With the ascent of technology and revolution of business models, we have entered a new age of ideas. This changing economic climate demands a different type of consultants.
As the world undergoes a seismic economic revolution, the role of consultant is shifting dramatically as well. Right after World War II, the emphasis was solely on ramping up production and supplying quality goods around the world. Decades later, the sole pursuit of efficiency is no longer relevant as the world has now entered an era of oversupply. This trend is clearly evident in corporations such as Amazon and Alibaba: these companies have changed the rules of the game by implementing new unifying platforms for products and services. They decimate traditional players who relied on the old playbook that offering quality goods and low-prices are good enough. On the other end, look at Apple—a company that has achieved great success not just through the quality of its good, but its focus on business model and experience. The answer is clear: we have reached a new age of ideas.
As traditional boundaries collapse, this begets the question of — where do consultants fit? Years ago, I understood that the traditional role of being a domain expert is not enough. In an environment that is constantly changing, a consultant’s specialization might ironically be an obstacle and hinder one from being exposed to new viable paths to success. To be effective, consultants must dive deep into the details, learn from other disciplines, get involved in the implementation process to understand the changing reality on the ground. In other words, a consultant can no longer just advise but has to fight in the trenches alongside with the client in a world of rapid change.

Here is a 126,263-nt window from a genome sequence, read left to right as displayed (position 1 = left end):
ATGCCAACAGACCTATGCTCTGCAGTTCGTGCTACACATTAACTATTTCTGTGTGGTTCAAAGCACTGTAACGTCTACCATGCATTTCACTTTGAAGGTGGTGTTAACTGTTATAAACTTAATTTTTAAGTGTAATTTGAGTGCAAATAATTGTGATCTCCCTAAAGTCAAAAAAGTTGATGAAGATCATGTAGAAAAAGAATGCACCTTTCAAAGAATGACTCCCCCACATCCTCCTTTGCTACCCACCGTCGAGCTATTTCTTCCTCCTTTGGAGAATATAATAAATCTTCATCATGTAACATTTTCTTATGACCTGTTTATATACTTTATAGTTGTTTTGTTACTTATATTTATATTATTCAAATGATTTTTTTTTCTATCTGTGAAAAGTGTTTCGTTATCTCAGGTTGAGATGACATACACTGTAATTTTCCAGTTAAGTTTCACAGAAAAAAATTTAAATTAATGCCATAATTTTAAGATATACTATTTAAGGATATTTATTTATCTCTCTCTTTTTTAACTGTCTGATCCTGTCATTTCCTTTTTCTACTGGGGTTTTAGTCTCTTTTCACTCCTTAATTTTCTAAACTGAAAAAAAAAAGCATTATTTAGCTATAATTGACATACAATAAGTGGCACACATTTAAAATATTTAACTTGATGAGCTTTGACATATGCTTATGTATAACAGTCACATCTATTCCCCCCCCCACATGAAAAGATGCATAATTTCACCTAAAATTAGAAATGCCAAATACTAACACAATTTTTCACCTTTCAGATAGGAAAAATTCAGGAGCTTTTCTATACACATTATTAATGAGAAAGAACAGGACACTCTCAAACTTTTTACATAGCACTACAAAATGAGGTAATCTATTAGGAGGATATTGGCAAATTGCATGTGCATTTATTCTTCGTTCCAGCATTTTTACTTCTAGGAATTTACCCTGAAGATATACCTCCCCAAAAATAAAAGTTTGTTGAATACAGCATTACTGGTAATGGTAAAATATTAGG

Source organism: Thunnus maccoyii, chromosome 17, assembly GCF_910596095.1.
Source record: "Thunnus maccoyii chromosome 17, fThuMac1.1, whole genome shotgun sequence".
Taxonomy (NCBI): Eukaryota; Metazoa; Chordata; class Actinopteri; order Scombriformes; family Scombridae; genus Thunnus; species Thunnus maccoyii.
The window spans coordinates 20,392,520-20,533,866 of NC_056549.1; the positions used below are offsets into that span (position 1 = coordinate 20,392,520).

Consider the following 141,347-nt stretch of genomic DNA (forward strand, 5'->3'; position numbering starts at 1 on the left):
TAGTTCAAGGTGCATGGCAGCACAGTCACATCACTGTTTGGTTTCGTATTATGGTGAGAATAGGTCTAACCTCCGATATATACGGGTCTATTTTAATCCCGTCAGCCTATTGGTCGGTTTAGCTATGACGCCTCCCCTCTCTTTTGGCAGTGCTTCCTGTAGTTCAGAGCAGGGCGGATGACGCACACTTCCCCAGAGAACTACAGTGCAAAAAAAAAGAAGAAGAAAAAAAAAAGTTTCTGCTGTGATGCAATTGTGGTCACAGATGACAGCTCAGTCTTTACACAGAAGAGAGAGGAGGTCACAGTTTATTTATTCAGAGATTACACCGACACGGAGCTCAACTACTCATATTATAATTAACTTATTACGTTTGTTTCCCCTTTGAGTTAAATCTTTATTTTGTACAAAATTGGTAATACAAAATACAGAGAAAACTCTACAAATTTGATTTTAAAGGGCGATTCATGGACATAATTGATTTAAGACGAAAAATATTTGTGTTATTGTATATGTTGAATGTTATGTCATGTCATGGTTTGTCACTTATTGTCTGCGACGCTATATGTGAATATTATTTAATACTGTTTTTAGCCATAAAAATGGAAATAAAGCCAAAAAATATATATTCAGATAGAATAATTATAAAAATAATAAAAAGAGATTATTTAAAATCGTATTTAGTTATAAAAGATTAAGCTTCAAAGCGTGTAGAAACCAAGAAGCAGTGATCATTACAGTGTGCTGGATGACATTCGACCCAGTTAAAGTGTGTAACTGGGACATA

Even after we refit our model to do this, we realized that it was not enough. As companies go through the struggles of economic upheavals while fearing change, business leaders need more than just an advisor, they need someone who can journey with them as they find their new purpose in this new world order. This is where the traditional consultant falls shorts. Finding purpose requires a new breed of consultants, who themselves have been disrupted or are willing to be disrupted, and who are seekers of purpose, essentially people who have faced the same struggle of finding a new role in this fast evolving world. This empathy is fundamental; without which, the consultant cannot truly understand the client and help shepherd meaningful changes.
The other ongoing problem is that with so many traditional play books being thrown out of the window, how do you ensure that consultants are not merely following trends but are truly listening and seeing? Just look at the smart city conversation, how can we talk about city development with an emphasis on technology, without considering the rising fault lines in terms of identity, the new reality of weak democratic governments, rising sovereign debt? It is an example of a silo conversation pushed by some technology vendor and not a holistic solution that integrates consideration of social-economic and political dynamics, or the impact of a future with lesser need for workers.
But this is a problem with the mindset of many consultants: “I am an expert in my domain and have little need to learn from the other.” Or, “I might tolerate the other so long as I can do my job.” This approach is doomed to fail because if we want to be of value to our clients then we must learn how to be humble, be willing to be curious, respect other disciplines and learn from unexpected moments or persons.